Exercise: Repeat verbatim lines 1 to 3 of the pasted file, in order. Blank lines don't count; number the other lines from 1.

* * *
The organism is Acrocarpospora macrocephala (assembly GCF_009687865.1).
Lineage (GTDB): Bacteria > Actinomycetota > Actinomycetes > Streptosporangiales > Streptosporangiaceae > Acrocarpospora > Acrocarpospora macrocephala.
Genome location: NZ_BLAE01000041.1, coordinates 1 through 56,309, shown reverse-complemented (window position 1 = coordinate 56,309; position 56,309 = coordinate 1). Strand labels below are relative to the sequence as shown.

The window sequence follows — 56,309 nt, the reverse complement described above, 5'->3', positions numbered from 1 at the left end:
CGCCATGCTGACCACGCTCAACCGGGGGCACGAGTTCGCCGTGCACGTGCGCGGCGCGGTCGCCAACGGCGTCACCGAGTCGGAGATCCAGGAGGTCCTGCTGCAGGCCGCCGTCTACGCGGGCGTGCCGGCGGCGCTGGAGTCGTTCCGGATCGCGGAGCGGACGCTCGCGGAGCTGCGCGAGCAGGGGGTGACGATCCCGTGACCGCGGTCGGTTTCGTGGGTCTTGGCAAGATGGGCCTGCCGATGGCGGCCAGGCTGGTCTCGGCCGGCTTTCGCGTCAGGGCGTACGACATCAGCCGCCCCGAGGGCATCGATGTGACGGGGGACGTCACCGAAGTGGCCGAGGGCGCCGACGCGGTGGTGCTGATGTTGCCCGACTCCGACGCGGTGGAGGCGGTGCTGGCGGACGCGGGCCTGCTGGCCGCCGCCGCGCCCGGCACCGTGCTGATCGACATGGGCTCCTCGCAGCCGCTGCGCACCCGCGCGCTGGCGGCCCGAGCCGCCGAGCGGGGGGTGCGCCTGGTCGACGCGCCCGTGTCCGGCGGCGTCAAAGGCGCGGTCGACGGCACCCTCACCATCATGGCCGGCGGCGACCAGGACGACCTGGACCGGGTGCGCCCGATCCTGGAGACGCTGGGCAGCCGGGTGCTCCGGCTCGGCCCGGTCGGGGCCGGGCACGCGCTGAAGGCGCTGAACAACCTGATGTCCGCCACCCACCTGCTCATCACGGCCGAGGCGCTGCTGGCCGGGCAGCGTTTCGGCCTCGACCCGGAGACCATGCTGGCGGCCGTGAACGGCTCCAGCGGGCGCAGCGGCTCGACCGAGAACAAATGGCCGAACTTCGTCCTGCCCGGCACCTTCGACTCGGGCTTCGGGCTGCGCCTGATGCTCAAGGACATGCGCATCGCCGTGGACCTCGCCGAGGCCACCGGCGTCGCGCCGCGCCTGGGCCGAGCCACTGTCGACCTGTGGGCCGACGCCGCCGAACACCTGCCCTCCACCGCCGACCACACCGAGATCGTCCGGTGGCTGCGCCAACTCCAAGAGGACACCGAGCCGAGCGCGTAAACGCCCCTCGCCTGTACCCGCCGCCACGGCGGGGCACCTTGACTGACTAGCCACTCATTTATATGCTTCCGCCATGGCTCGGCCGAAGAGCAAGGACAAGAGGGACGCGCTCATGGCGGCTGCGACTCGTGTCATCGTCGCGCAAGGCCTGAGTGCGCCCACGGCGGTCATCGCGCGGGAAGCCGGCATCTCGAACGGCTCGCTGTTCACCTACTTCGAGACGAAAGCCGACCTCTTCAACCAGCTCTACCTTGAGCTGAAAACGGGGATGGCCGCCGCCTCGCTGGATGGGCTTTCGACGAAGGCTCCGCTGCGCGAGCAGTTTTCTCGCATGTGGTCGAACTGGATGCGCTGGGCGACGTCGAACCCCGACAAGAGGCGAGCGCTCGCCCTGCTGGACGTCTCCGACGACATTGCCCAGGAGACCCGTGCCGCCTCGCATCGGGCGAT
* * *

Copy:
The organism is Acrocarpospora macrocephala (assembly GCF_009687865.1).
Lineage (GTDB): Bacteria > Actinomycetota > Actinomycetes > Streptosporangiales > Streptosporangiaceae > Acrocarpospora > Acrocarpospora macrocephala.
Genome location: NZ_BLAE01000041.1, coordinates 1 through 56,309, shown reverse-complemented (window position 1 = coordinate 56,309; position 56,309 = coordinate 1). Strand labels below are relative to the sequence as shown.